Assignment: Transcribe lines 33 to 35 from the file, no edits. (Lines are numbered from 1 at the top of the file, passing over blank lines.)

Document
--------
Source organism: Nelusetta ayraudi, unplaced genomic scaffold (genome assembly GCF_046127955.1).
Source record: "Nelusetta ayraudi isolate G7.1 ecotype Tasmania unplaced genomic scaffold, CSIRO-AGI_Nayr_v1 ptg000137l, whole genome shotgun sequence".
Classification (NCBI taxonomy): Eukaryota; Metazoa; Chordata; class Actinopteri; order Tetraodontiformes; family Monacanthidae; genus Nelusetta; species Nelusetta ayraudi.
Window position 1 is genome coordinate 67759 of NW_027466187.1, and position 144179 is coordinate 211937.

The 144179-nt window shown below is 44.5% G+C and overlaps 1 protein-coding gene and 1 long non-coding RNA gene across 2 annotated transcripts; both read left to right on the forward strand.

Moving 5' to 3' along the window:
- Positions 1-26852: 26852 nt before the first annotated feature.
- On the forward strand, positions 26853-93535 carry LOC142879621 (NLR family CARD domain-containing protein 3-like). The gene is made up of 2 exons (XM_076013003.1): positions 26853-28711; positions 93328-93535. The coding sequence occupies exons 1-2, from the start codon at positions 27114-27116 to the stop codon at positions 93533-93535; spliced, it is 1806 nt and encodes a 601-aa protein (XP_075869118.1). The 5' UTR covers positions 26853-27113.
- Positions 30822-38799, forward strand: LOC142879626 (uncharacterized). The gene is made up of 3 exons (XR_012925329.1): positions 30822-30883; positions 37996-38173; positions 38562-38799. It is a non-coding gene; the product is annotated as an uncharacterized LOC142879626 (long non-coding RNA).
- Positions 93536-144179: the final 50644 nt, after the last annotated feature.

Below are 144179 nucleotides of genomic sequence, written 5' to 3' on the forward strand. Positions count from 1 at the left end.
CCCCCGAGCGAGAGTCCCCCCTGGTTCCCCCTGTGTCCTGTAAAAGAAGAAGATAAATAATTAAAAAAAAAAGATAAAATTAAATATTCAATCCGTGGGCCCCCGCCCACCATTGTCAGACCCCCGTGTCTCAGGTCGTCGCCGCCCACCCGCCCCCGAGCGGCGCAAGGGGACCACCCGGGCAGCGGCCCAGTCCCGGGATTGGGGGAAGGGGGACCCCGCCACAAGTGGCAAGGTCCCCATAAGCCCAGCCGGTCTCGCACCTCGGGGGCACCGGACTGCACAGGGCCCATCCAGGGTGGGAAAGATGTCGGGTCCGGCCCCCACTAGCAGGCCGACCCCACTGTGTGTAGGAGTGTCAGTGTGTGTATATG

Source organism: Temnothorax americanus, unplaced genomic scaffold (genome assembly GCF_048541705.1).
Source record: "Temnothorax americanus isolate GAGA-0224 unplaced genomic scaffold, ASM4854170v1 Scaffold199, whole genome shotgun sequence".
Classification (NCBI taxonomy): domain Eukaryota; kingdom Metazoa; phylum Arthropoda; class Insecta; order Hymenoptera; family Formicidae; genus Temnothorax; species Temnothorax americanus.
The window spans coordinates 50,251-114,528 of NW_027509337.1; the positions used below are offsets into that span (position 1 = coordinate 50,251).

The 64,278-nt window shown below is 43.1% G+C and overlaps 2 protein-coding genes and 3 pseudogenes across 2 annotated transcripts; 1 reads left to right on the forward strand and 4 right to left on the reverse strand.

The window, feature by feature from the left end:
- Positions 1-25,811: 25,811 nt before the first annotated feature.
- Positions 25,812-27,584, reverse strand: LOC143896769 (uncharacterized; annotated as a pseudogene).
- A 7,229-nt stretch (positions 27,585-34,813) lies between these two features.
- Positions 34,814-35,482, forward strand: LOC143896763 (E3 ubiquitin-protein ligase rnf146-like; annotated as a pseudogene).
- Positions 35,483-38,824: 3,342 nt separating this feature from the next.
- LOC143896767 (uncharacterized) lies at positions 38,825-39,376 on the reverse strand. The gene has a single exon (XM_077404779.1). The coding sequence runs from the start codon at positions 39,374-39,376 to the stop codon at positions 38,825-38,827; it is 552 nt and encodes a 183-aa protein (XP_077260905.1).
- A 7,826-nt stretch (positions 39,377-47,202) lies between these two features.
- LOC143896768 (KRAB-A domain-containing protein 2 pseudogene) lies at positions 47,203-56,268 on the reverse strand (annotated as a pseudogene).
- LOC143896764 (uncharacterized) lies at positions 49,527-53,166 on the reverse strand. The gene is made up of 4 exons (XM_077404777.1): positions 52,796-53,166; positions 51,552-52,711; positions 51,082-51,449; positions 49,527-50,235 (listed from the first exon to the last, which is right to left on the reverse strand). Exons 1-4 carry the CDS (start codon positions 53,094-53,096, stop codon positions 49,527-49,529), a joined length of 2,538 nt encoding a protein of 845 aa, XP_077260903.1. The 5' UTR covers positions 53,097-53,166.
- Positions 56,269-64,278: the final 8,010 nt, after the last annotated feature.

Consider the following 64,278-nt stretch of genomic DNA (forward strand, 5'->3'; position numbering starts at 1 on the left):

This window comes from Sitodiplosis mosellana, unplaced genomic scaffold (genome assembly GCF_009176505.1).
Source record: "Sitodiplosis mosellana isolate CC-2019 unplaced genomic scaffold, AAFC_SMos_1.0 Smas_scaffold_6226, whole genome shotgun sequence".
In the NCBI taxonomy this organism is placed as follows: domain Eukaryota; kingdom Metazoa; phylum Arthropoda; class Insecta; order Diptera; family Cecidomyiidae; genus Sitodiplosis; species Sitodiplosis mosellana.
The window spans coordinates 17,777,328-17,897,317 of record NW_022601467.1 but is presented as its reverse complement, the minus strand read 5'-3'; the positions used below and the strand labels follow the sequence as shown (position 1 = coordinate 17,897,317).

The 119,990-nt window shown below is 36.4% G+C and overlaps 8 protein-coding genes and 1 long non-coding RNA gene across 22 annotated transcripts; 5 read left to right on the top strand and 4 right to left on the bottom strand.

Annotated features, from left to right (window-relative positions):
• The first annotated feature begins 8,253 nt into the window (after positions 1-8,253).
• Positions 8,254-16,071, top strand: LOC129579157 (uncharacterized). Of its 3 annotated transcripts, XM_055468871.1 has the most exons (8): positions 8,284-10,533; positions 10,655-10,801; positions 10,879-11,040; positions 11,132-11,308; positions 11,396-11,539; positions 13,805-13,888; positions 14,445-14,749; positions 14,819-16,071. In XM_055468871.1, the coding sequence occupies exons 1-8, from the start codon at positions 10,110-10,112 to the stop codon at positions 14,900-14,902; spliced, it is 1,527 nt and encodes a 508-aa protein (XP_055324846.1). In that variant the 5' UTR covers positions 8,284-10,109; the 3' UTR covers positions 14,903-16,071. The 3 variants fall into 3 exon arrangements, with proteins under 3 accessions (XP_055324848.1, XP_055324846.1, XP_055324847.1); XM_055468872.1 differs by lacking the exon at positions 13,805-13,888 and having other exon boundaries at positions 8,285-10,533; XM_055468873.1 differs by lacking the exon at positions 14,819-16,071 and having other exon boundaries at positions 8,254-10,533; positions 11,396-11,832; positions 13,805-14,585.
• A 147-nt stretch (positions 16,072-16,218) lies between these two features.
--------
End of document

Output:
The window spans coordinates 17,777,328-17,897,317 of record NW_022601467.1 but is presented as its reverse complement, the minus strand read 5'-3'; the positions used below and the strand labels follow the sequence as shown (position 1 = coordinate 17,897,317).

The 119,990-nt window shown below is 36.4% G+C and overlaps 8 protein-coding genes and 1 long non-coding RNA gene across 22 annotated transcripts; 5 read left to right on the top strand and 4 right to left on the bottom strand.

Annotated features, from left to right (window-relative positions):